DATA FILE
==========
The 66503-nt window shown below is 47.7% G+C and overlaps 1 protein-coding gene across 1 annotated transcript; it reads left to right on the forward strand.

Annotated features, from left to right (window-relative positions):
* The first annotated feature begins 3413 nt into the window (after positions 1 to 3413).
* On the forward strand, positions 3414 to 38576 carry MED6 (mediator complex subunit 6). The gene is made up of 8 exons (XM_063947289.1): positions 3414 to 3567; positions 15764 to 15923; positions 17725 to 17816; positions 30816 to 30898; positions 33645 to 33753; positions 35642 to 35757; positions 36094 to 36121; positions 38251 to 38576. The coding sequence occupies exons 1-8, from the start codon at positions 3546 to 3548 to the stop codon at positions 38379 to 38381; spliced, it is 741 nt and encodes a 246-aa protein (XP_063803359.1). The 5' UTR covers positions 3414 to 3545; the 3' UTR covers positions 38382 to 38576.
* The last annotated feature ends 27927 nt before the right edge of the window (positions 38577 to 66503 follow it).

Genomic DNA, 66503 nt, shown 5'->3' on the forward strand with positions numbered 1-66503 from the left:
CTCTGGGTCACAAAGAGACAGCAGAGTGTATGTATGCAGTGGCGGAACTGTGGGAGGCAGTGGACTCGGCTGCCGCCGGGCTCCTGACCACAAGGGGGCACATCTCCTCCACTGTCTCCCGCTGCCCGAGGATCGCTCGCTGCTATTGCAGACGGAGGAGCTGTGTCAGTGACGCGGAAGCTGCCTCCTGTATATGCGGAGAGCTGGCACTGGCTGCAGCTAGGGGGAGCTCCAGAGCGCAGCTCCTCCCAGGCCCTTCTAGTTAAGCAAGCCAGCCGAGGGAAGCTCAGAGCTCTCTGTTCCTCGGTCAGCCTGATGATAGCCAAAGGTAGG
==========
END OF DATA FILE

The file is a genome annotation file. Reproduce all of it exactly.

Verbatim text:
The 66503-nt window shown below is 47.7% G+C and overlaps 1 protein-coding gene across 1 annotated transcript; it reads left to right on the forward strand.

Annotated features, from left to right (window-relative positions):
* The first annotated feature begins 3413 nt into the window (after positions 1 to 3413).
* On the forward strand, positions 3414 to 38576 carry MED6 (mediator complex subunit 6). The gene is made up of 8 exons (XM_063947289.1): positions 3414 to 3567; positions 15764 to 15923; positions 17725 to 17816; positions 30816 to 30898; positions 33645 to 33753; positions 35642 to 35757; positions 36094 to 36121; positions 38251 to 38576. The coding sequence occupies exons 1-8, from the start codon at positions 3546 to 3548 to the stop codon at positions 38379 to 38381; spliced, it is 741 nt and encodes a 246-aa protein (XP_063803359.1). The 5' UTR covers positions 3414 to 3545; the 3' UTR covers positions 38382 to 38576.
* The last annotated feature ends 27927 nt before the right edge of the window (positions 38577 to 66503 follow it).

Genomic DNA, 66503 nt, shown 5'->3' on the forward strand with positions numbered 1-66503 from the left:
CTCTGGGTCACAAAGAGACAGCAGAGTGTATGTATGCAGTGGCGGAACTGTGGGAGGCAGTGGACTCGGCTGCCGCCGGGCTCCTGACCACAAGGGGGCACATCTCCTCCACTGTCTCCCGCTGCCCGAGGATCGCTCGCTGCTATTGCAGACGGAGGAGCTGTGTCAGTGACGCGGAAGCTGCCTCCTGTATATGCGGAGAGCTGGCACTGGCTGCAGCTAGGGGGAGCTCCAGAGCGCAGCTCCTCCCAGGCCCTTCTAGTTAAGCAAGCCAGCCGAGGGAAGCTCAGAGCTCTCTGTTCCTCGGTCAGCCTGATGATAGCCAAAGGTAGG